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THE PACIFIC COMMERCIAL ADVERTISER: HONOLULU, JANUARY 11, 1S90.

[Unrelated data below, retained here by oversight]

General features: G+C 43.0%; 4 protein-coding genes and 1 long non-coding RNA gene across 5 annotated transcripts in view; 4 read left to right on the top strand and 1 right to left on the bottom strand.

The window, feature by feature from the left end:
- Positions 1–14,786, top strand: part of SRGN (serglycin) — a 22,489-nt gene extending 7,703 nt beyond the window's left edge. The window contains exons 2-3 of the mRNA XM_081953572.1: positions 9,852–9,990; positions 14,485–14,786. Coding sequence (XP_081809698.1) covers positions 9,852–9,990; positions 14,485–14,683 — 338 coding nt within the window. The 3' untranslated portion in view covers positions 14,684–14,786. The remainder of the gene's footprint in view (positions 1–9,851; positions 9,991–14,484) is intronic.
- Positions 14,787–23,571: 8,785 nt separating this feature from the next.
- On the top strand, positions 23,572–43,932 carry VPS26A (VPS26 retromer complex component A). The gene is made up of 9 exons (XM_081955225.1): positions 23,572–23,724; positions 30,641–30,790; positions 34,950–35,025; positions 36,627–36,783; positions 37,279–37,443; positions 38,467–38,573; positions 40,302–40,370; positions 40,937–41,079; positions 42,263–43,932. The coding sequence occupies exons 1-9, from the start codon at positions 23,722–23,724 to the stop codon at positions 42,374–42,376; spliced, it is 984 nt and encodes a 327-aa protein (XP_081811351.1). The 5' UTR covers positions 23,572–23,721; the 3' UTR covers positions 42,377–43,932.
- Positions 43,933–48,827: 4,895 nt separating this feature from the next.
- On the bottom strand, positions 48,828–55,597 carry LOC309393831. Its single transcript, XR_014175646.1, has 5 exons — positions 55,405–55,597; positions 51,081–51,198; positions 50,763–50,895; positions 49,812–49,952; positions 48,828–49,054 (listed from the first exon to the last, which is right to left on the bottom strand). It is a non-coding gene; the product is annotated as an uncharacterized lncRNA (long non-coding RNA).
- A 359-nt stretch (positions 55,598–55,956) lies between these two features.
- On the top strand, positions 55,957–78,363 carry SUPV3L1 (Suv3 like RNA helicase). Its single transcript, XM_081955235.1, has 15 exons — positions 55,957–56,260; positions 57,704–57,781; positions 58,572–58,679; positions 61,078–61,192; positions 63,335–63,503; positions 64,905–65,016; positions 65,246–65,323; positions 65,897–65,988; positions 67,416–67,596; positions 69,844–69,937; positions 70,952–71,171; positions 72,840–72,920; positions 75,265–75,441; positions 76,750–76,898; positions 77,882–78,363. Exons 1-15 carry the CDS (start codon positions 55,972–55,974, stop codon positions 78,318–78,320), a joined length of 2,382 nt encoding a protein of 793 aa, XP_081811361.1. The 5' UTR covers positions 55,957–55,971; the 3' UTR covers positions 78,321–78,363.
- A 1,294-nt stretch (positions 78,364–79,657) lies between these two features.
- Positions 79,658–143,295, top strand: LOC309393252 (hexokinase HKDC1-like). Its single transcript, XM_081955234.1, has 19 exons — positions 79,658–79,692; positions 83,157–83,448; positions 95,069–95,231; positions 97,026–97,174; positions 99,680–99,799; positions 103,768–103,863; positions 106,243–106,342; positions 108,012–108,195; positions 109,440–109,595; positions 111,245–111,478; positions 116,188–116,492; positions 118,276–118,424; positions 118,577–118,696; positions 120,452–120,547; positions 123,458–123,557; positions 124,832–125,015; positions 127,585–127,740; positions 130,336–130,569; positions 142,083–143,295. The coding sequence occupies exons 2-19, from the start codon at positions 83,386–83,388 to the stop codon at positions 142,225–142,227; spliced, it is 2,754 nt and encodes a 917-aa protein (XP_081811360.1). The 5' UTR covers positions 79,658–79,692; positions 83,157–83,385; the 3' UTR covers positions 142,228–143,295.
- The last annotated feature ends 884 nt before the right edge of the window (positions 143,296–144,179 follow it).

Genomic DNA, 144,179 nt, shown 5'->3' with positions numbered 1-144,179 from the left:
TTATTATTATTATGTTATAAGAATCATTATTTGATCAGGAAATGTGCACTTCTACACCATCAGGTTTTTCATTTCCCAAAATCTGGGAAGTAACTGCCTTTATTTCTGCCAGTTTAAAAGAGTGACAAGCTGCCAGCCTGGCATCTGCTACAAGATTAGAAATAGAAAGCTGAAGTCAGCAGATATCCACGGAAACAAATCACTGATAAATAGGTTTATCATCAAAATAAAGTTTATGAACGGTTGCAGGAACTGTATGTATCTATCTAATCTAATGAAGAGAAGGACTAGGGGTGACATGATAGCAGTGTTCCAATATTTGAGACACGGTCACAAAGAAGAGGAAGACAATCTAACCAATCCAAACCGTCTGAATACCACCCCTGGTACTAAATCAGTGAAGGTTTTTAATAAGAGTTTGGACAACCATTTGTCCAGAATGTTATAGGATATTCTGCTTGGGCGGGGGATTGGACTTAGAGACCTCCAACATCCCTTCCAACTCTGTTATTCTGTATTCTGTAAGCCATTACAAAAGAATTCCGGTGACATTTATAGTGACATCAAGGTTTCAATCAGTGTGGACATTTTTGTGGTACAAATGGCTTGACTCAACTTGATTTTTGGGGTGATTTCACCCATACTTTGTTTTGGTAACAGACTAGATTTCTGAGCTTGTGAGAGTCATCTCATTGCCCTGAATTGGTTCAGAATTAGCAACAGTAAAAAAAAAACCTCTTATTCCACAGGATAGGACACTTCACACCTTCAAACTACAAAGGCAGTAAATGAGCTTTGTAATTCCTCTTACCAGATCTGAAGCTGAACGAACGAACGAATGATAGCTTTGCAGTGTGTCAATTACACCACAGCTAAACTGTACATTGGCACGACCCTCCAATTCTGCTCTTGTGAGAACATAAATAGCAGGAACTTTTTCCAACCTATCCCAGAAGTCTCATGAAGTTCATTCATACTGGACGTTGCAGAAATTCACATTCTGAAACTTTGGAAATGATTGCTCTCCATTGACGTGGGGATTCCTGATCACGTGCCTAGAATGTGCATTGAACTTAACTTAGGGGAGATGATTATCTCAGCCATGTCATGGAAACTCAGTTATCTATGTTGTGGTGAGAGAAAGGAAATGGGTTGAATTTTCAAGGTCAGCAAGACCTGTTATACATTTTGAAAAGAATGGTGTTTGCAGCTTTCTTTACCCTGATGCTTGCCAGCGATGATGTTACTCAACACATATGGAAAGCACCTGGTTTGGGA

THE . PACIFIC Commercial Advertiser. W. N. ARMSTRONG EDITOR WEDNESDAY JANUARY 11. EDWARD ATKINSON AGAIN. Certain of Mr. Edward Atkinson's statements at the late New England dinner given in Springfield, Mass., which were republished in these columns yesterday also involve the question of historical accuracy. Mr. Atkinson said, alluding to the landing of the missionaries in Hawaii, "we found there a large number of happy, contented people. They enjoyed their lands, and lives." This is the statement made by an educated writer, a man who unques tionably prides himself on his accuracy in the research for facts. He is clearly tinder some strange spell that prevents the use of the ordinary intuitions of a student. Excluding the relations of the missionaries with the people of these Islands in the early part of the Cen tury, as an affair involving bitter dif-j lerences of opinion, the actual social and political condition of the natives has a scientific interest, as the condi tions of other nationalities have. The early voyagers, the traders, the whalemen, have generally agreed upon the social condition of these "happy and contented people" as Mr. Atkinson calls them. Not a native owned a square foot of land. Not even a chief owned land. The population had great ly diminished through Avars. Cook's and Vancouver's men had spread loath some aiseases among the people. The cure of sicknes3 was in the hands of soothsayers. Ignorance and supersti tion were universal. Whether the people were "contented and happy" depends upon the definition of these words. In one sense the naked savages, with a good digestion, with leisure to bask in the sun, or to in dulge in the sweet pleasaire of burning their enemies alive, are quite as happy, and indeed may be more happy than a modern millionaire who takes no en joyment in books and art and nature, besides being confronted day and night, if he is a Christian, with the distress ing apparition of the camel trying to plunge through the eye of a needle. There is a school of radical philoso phers who believe that the true savage has nothing to envy in the lot of his civilized brother. But Mr. Atkinson has not, heretofore professed this creed. A fair inference from all his interest ing writings is that the institutions and customs and social arrangements of tho old Bay State, are on the whole preferable to the state of the "un tutored" savage. Perhaps Mr. Atkinson's knowledge of the joys and sorrows of the savage life are derived from such works as ""Typee," by Herman Melville, although we strongly suspect that he is the guileless victim of Capt. Julius A. Pal mer's "Romances from the forecastle -or among the 400 on a cocoanut island." As it was the custom among the na tives, before the advent of the mis sionaries to neglect the aged and fre quently to bury them alive, when they tsecame useless, and infanticide -was penly practised, 'Mr. Atkinson may have seen In these usages the sources ' of true social contentment, and mourns their' absence in the country within sight of Bunker's hill. Mr. Atkinson's statement, if correct, is certainly a powerful argument against the need of any evolution or improvement in man. CAUL SCHURZ. Carl Schurz is the President of the Civil Service Reform Association. The professional patriots despise him. He is opposed to Expansion. The profes sional politicians and patriots hate him. He opposed Hawaiian annexa tion and persisted in making incorrect statements regarding the conduct of the men who led our revolution. So, many of us especially dislike him. Schurz was a refugee from Germany where he had, when a young man, preached democracy. He mastered the English language with rapidity. Dur ing the political campaign of 1S60, he made a series of speeches in the West on behalf of Lincoln, that arrested the attention of the country, by reason of their vigor and eloquence. He did more than any man, during that period, to influence the great German vote in favor of the rising Republican party. When the Civil war began, Mr. Lin coln gave him the rank of general. He did much to fill the army with German recruits. The Republican leaders, after the war, relied upon his great influence with the German population, to secure their votes for the Republican party. President Hayes made him Secretary of the Interior. There his influence began to decline. He was not a poli tician, and refused to allow the "boys" to conduct his office. The machine hated him, because he was impracti cable. He had done a vast service in stand ing "by Lincoln in the dark days, but -the party mistrusted him, because he would not take orders from the bosses. His habits of thought are now too strongly fixed to allow him to swiftly accept the theory of expansion. He was a great and loyal actor in the crises that involved the division of the nation. He placed the united na tion under the deepest obligations to make him for all time, one of its great benefactors. He retains today the love and admiration of those who know well the history of their country during the last forty years. But the professional patriots and politicians read only the history of "today," and have no rev erence for his great work as one of the nation builders. AT A BANQUET. At the annual banquet of the New England Society held in Charleston, S. C, on December 21st, Senator Hoar was the principal speaker. This con servative representative of New En gland thought was received with much enthusiasm. He said that he believed the white and colored races in the South were on the whole dwelling to gether in peace and harmony, "under the silent and sure law by which al ways the superior leads, and the in ferior follows." The occasion of the speech and the trend of thought in the speech show a marvelous change in the public thought of the north during the last fifteen years. Senator Hoar witnessed some of the advanced thought of the South on the liquor question. The wines selected for the banquet were seized by the State dispensary constables, and the des cendants of the Puritans with their friends would have had a "dry" feast, if Senator McLauren had not persuaded his "brother-in-law, the governor of the State to order a release of the pro hibited stuff. The luxurious descend ants of the Pilgrims decline to honor the memory of the father by using that venerable beverage known in ancient days as "applejack" or "Jersey light- nini THE PASSING- HOUR What will the Chamber of Commerce do? On the score of being first in several details required of an illuminant, the Washington light, lately introduced here, is well named. Convention calls are in order. Shall there be the common Honolulu specta cle of a mean squabble with nothing in particular at issue? The chief allegation of a recent ima ginary campaign conducted here should have an anchor sent after it, for it has undoubtedly reached bottom. Now that Annexation has been ac complished, every paper 'on the Main land is in favor of a cable to Hawaii. The average American wants all the news of his own country at least. There is a vein of Julien D. Hayne all through the "confession" contri buted to the New York World by "Jas. D. Hallen." He always had a weakness for "fin de seicle." . In looking over the United States mule transport ship Tacoma, now in this port there wells up the strange regret that the greatest Government on earth failed to make nearly as good travel accommodation for its soldiers as it has for its pack mules. All of the aldermen of Chicago have been summoned before the grand jury to tell what they know of purchase of franchises from the officials of the mu nicipality privately. It is added also that calls are out for the ex-aldermen. It is too bad that the Astor Battery did not come back from Manila this The THE BALANCE OF THE STOCK HAVING ARRIVED, WE ARE NOW PREPARED TO SELL AT THE FOLLOWING PRICES Fine White Dress Goods, ccts. a yard; Fine Printed Nainsooks, ?cts. a yard; French Organdies, 10 cts. a yard; Heavy Flannelettes, new patterns, iocts a yard; Fine French Organdies, 1? yards, $1.00; Victoria Lawns, 32 inch wide, 10 yards 7?cts. All other goods at proportionate Prices. 3L.B 5 and n 2 . TREMENDOUS BARGAINS IN SAILOR FIATS, the Latest Style, $1.25 each. TABLE LINEN AND NAPKINS at Bargain Prices. Ready Mad CLOTHING, COLLARS uon Street, naear way. A number of Honolulu people wanted to inspect the braves and see if all of them had saved their manicure sets through the season of service. Aside, the Astor Battery men showed fighting quality of the highest order. At a recent meeting of the Panama Canal Company tnere was held an ex ecutive session to consider whether or no Uncle Sam might be induced to, buy a gold brick in the shape of the shaaowy property of the French cor poration. - A pleasing prospect is unfolded to the Englishmen in Boer land who have thoughts of rising against the oppres sion with which they are ground down and hampered in commercial pursuits. The official organ of the Boer Govern ment advises that when the clash comes the Britishers should be thrown into the deep shafts of their mines, with the debris of their machinery for costly shroud3. "This is from a paper of the people who shout that their Bible is their hand-book." Drink USE mi. ooo- If the advice given in those three words is heeded, good health will fol low. City water is not good for many reasons, principally, because it is con taminated with vegetable and putrid matter of all descriptions. A simple analysis shows this to be a fact. EXCERC1SE Our doctors are busy treating pa tients who are suffering from com plaints, more especially malarial dis orders, which will be materially bene fitted if they drink a water that is pure and possesses curative features, as does Bartlett Spring Water. DUE Ask your family physician about the water, and if he is honest he will en dorse its use. All who have drank the water speak in the highest of terms for it. This climate demands the use of such a water and you cannot afford to be without it. VIGILANCE. We will serve free of charge a glass of this wonderful natural Spring water at our Soda Counter to all who caro to come and test its virtues. We deliver the water to your home in case lots at $6.50 for 50 pints, ?9.50 for 50 quarts. SOLE AGENTS. Grta TOYS- At your own V1 1 ' . ' w and CUFFS, NECKTIES and a Com p w nmn II ill ra. Clearance Em pure Blood Rheumatism, Kidney Troubles and Sick Headache the Results Doc tored for Years Without Relief. 'My blood was out of order, and I be gan taking Hood's Sarsaparilla. It has purified my blood and relieved mo of rheumatism, kidney trouble and sick headaches. I have been afflicted with these difficulties for years. I am now able to do a good day's work. Rheumatism has troubled me since I was a child, but I am now entirely well." Miss Pheobe Bai UEY, Box 445, Pasadena, California. " I have suffered from the effects of im pure blood, boils, pimples, etc., for five years. I have tried various remedies with out relief and finally purchased six bot tles of Hood's Sarsaparilla. The boils and pimples have all disappeared since I began taking this medicine. I am now entirely cured." Louis Thomas, 1412 11th Street, Oakland, California. Hood's Sarsaparilla Is the best in fact the One True Blood Puri fier. All druggists. $1, six for S5. Get Hood's. VAAi r:il are purely vcgetabK re- l iuuu a iiii liable, beneficial. ic. TIMELY TOPICS January 2nd, 1899. The rush and turmoil at tendant upon the approach of and during the holiday? being over and peaceful quiet having once more set tled, now is the time to con sider the necessities of home. In making out your list of goods to replenish the house hold stock, do not forget your wife when driving likes to feel perfectly safe as well as comfortable and up-to-date. Nothing so detracts from the appearance of a horse as a shabby harness and equip ment. Nothing so attracts and adds to the appearance of a horse as a fine harness and equipment such as we are displaying. We have received by the late steamer a full line of up-to-date Single and Double Harness, Buggy and Carriage Harness, Carriage Whips, Laprobes and Whips, Ex press Harness, Mule Team Harness, Dump Cart and Sherwood Steel Harness. We pride ourselves on having a thorough complete stock of reliable and attrac tive carriage and heavy equipments. IK 1. ft Limited. 307 FORT ST. tttttt ttf t- -r 000 price. The whole Stock must being the very latest Styles 0-00- 1 THIS IS THE OPPORTUNITY OF A -j LIFETIME. EMBRACE IT. plete Stock of UNDERWEAR will be lit 111 H Sale HONOLULU, OAHU. BRUCE WARING & CO. Dealers in Lands. Investment Brokers Fire Insurance Agents. CHOICE BUSINESS and Residence Properties for Sale. ELEGANT LOTS on Punchbowl Slope with fine marine view. A BEAUTIFUL MODERN RESIDENCE on Green street. Terraco grounds. Splendid view. Choice neighborhood. A CHOICE RESIDENCE AT PUNAHOU. Large grounds convenient to Tram Cars. LOTS AND HOUSES at "Buena Vista," Nuuanu Valley. BUSINESS PROPERTIES Centrally located. Lots on Makiki street. HOME LOTS IN KEWALO TRACT. Houses built for purchasers cn th installment plan. STORES AND OFFICES (single or in suite) in "Progress Block." RESIDENCE LOTS at Puueo, Villa Franca, and Reed's Island, Hllo. "We invite Inspection of properties. LOANS NEGOTIATED. Insurance Written on Residence and Mercantile Risks. We Invite Inspection ol proprtles. BRUCE WARING & CO. Offices: 7 and 8. Progress Block Occident and Orient I ooo- BOTH ENDS MEET AT HOLLISTER & CO TOBACCO Havana and Manila ig Just Received ex. Stmrs. Belgic and Australia. ... . Corner Fort and For a Christmas Gift Select Maile (WITHOUT FINE PERFUMES, TOILET SETS, TOILET WATERS From American, French and English Makers. Benson, Smith & Co LIMITED Fort and Hotel Streets. Goes be cleared. selected from a fashionable TOWELS, BEDSPREADS AND j SHEETINGS AND PILLOW CASES cleared at any price, as we are going HILO, HAWAII. STORE. are Merchant Streets. Colo A RIVAL.) and DO Regent Street, London, Stock BLANKETS, must be sold at any prte, will be Bold at a sacrifice. out of the business. to Qood